File Name index.cpd
Item Description
Title Image 59
Format (IMT)
  • image/jpeg
File Name uhlib_4447404_058.jpg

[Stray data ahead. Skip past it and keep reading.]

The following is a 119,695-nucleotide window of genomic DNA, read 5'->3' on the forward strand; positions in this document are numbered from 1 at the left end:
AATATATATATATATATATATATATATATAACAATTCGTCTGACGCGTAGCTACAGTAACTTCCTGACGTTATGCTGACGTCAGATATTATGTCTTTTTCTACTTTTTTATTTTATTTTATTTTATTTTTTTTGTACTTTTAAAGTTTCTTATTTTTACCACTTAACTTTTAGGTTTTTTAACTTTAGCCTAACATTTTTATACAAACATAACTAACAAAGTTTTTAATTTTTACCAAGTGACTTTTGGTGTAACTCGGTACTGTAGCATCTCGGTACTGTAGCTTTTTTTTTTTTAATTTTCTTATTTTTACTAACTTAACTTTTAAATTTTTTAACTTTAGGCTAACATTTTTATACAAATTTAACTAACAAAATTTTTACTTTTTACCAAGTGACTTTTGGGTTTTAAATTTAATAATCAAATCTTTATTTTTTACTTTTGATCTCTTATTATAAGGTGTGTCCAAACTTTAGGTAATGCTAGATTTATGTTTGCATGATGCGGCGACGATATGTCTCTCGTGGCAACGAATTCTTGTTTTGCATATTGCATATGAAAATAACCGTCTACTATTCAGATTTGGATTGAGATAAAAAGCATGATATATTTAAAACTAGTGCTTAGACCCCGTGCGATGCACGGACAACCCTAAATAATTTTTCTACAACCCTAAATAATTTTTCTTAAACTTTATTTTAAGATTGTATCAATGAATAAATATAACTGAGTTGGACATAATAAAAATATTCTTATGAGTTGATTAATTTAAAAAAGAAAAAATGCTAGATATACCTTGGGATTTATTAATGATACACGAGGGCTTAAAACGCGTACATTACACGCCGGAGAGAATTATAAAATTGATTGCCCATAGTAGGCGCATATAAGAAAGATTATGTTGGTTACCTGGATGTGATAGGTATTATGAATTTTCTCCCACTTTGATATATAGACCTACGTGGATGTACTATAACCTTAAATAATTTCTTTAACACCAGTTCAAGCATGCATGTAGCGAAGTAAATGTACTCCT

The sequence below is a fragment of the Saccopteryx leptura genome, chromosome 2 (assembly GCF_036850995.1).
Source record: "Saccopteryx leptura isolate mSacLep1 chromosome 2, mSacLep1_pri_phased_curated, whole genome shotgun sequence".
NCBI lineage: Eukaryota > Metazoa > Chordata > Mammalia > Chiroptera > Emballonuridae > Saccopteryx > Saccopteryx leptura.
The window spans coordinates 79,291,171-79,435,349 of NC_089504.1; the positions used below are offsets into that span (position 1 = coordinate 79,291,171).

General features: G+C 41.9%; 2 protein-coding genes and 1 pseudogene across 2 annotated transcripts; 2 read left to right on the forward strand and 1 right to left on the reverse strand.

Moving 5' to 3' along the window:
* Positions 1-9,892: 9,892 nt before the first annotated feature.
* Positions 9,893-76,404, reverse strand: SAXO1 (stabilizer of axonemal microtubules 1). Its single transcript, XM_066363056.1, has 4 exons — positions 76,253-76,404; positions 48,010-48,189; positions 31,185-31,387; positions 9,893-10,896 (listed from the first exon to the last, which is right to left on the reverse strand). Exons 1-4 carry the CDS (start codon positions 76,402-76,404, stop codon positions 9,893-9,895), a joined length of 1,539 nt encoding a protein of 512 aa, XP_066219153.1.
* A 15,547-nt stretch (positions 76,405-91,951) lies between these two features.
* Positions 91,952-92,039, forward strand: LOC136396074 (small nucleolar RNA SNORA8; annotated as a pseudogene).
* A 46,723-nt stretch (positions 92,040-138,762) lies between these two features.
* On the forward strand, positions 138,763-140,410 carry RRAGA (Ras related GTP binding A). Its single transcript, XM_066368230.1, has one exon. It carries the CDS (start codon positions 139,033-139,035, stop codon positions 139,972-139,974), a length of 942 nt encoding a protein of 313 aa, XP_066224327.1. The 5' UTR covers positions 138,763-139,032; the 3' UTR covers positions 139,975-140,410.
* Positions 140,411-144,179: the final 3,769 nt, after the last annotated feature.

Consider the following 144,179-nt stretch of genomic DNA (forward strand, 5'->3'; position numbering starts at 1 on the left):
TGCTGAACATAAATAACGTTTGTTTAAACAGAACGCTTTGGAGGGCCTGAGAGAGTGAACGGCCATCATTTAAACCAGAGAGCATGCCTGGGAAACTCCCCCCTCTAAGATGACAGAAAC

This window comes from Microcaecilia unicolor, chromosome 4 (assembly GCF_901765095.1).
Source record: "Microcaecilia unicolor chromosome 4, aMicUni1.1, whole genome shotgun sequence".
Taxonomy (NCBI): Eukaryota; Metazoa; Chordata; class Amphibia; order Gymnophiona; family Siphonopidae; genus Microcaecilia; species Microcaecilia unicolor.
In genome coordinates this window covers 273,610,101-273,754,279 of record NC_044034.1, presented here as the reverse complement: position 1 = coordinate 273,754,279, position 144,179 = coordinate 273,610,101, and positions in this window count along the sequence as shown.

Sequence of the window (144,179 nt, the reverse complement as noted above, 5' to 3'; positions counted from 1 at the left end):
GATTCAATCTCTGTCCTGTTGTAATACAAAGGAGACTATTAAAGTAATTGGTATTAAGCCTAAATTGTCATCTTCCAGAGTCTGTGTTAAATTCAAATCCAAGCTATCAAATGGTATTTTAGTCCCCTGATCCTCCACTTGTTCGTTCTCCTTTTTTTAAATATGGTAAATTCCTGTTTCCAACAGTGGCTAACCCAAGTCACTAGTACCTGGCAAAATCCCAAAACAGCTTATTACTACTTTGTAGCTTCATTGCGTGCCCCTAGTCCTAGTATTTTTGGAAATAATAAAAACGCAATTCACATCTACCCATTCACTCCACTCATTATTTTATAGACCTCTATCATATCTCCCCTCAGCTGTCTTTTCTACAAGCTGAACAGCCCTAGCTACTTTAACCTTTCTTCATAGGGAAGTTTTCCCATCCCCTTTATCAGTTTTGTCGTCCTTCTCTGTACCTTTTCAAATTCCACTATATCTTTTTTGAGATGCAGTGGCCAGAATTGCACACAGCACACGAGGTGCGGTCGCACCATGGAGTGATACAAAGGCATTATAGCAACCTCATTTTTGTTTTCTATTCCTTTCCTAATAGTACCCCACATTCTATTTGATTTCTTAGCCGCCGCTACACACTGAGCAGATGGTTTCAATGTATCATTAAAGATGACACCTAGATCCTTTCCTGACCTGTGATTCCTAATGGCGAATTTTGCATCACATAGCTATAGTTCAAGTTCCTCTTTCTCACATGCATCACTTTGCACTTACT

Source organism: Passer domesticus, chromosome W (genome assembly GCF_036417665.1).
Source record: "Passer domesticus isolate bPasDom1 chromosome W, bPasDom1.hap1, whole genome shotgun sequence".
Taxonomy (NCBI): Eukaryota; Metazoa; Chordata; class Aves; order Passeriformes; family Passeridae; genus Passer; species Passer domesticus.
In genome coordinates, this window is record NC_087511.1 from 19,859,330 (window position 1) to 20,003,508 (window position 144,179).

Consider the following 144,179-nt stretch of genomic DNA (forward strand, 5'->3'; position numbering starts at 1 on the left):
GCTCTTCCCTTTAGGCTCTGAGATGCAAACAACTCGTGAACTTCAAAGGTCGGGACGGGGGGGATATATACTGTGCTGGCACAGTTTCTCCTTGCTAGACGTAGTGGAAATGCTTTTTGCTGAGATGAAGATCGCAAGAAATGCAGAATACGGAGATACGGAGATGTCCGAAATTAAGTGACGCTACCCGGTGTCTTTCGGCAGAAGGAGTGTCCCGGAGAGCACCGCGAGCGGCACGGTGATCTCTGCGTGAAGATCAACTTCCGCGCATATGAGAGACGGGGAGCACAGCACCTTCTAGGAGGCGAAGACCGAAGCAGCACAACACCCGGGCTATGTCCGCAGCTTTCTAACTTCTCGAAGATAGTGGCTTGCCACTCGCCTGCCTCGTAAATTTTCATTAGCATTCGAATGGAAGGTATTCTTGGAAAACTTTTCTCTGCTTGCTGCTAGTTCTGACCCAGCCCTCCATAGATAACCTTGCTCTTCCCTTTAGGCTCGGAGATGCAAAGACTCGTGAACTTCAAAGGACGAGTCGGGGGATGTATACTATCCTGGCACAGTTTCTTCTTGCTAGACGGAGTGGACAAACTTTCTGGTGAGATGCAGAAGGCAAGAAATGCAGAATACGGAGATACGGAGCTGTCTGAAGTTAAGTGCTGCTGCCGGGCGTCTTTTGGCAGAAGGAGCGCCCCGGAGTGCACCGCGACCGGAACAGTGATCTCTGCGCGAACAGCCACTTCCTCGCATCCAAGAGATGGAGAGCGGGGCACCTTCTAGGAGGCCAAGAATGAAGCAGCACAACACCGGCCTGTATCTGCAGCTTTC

Transcript Chapter XII THE FAMILY IN SOVIET RUSSIA MUCH has been written and said about the destruction of family life in the Soviet Union, with the implication that this has led, and is leading, to immoral relations between the sexes, polygamy, and so on. The truth, however, is that there is at least no more immorality in the U.S.S.R. to-day than exists in other countries, and certainly so far as we could judge, there is less immorality there now than there was in pre-revolutionary days. All the talk about the destruction of family life and its implications are based on the fact that the Soviet authorities, as well as the most progressively minded women in the Soviet Union, desire the more active and intelligent participation of women in public, trade union, political, and international affairs. To attain this, they affirm, as already pointed out in the chapter " Women in Industry," it is essential to free woman from her age-long domestic drudgery—from the constant tyranny of her pots and pans and wash tubs. For this purpose, the authorities encourage in every possible way the establishment of common dining rooms attached to factories and institutions, and by the co-operatives. A special society was formed for this purpose a few years ago, the " Narpit," which is a co-operative society for organising popular public dining rooms. In these dining rooms one can get an excellent meal for about forty kopecks and a more simple one much cheaper. The delegation visited a number of them, in various towns of the U.S.S.R., partaking of the meals provided. These dining rooms are invariably light, airy, and clean, although furnished very simply, and even barely. They cannot, for instance, always afford tablecloths, and use instead white oilcloths on the tables. But the Narpit does not aim only at providing cheap meals, it also aims at educating the diners, and the walls of every dining room are decorated with pictures, portraits of revolutionary leaders, and above all with posters and slogans illustrating the only way of making it possible for woman to break the chains of her economic and intellectual enslavement, namely, by freeing her from her domestic drudgery. The legends here, as in all the workers' clubs we visited, insist on the need for the emancipation of women and her entry into public life as part and parcel, as the essential corollary of the emancipation of the working class as a whole. In addition, there are often attached to such dining rooms, reading rooms, with many papers and journals, and occasionally also libraries. In such cases a woman is in attendance to give advice on reading matter and so on. Here a man may come with his wife and family and have meals under better conditions, better cooked, and cheaper than it could possibly be done at home. It may be stated here in passing that the Narpit has already opened thirty-six such dining rooms in Leningrad, capable of providing meals for 36,500 people ; thirty-three dining rooms in Moscow for 29,800 people, (43) d